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Dublin: 5°C Thursday 21 January 2021

Minister says growing number of homeless children is a 'wake-up call' for government

There are now 2,423 children in emergency accommodation in Dublin.

Minister for Children and Youth Affairs Katherine Zappone.
Minister for Children and Youth Affairs Katherine Zappone.
Image: RollingNews.ie/Leah Farrell

CHILDREN’S MINISTER KATHERINE Zappone has said that she finds it “very distressing” to hear stories about homeless children living in emergency accommodation.

Speaking on RTÉ’s Morning Ireland programme, Zappone said that such stories can act as a “wake up call” for the government ahead of the resumption of the new Dáil term.

Yesterday, a homeless woman died in homeless accommodation in Leixlip and a homeless man was also found dead on a Dublin street.

New figures from the Dublin Region Homeless Executive have also shown there were 2,423 children in emergency accommodation in the Dublin region at the end of July, an increase of 150 children since June.

Asked about this, the minister said the homeless people must be listened to.

“I think it’s very important to say that members in government really need to listen to the people speak about their experience,” she said.

And certainly, what I’ve heard I found very distressing, and I do think also that I trust what the people are saying, I trust the description of their experience. I have been in various types of accommodation for the homeless over the past year.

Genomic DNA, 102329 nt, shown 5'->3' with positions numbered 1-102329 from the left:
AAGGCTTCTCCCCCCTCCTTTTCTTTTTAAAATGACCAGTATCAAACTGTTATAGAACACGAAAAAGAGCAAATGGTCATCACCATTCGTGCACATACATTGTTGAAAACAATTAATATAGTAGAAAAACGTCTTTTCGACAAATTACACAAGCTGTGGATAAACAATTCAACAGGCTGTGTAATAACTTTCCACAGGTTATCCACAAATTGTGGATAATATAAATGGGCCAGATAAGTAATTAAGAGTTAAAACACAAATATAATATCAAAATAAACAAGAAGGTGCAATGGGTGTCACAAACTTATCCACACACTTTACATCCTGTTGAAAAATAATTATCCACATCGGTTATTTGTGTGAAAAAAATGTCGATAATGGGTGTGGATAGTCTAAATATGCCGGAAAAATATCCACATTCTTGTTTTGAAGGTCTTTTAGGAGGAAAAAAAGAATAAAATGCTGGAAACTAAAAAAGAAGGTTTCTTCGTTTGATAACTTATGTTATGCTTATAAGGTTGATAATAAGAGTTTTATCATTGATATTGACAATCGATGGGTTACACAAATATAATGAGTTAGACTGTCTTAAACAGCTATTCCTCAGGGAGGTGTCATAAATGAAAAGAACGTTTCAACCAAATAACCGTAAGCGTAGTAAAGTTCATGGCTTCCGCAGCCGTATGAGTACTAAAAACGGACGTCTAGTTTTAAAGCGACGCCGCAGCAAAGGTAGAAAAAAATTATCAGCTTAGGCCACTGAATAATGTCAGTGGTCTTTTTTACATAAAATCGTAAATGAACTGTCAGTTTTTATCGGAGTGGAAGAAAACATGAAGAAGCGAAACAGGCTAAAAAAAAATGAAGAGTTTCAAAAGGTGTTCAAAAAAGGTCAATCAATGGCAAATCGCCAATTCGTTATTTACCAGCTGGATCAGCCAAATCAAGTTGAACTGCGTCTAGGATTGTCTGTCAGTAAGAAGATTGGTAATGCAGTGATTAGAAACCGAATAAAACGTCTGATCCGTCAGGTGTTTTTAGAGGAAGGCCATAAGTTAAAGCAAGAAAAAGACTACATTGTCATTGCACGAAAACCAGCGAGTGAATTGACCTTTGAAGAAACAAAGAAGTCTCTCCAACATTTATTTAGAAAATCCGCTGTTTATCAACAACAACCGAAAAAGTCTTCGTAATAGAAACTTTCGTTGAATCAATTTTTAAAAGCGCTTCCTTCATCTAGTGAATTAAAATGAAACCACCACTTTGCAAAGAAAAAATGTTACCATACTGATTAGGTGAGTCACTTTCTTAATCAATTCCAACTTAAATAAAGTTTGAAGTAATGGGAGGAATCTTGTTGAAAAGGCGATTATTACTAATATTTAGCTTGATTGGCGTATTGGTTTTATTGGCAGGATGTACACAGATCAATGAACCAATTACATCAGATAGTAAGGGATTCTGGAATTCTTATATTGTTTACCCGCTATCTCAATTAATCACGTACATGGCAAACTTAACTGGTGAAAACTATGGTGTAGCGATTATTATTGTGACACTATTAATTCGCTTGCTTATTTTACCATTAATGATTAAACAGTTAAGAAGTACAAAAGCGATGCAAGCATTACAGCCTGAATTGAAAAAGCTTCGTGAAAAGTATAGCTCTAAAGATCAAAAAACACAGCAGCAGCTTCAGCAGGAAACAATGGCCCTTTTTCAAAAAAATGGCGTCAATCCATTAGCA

Specifically, the minister said that more social housing needs to be built.

“We have been working very hard in order to ensure that less children are in an emergency accommodation setting, obviously more needs to be done. And as a member of government I think my personal view is we really need to find ways to push through the increase in terms of social housing.”

“Hand on my heart we haven’t seen the turn that I would hope and expect. And it’s a wake up call again for us as we gather together around the cabinet table,” the minister added.


The government’s progress on the issue has been criticised by opposition politicians with Sinn Fein’s Eoin Ó Broin saying that the number of homeless families paints a “deeply disturbing” picture.

“The figures also show two other worrying trends. The numbers of families with children in commercial hotels and B&Bs has risen to 753 despite a commitment to transfer these families into HUBs, HAP accommodation or permanent council housing by the end of the summer,” the deputy said.

The figures also show that only 48 families have been moved into HUBs, purpose-built family emergency accommodation, despite a commitment from Eoghan Murphy to have at least 200 families in such accommodation by the end of the summer.

“There are two reasons why the family homeless crisis is getting worse,” Ó Broin added.

Read: Emergency beds full: Pressure mounts on government after homeless man dies on Dublin street >

Read: ‘A tragedy’: Investigation launched into the death of a homeless man sleeping rough in Dublin >

About the author:

Rónán Duffy

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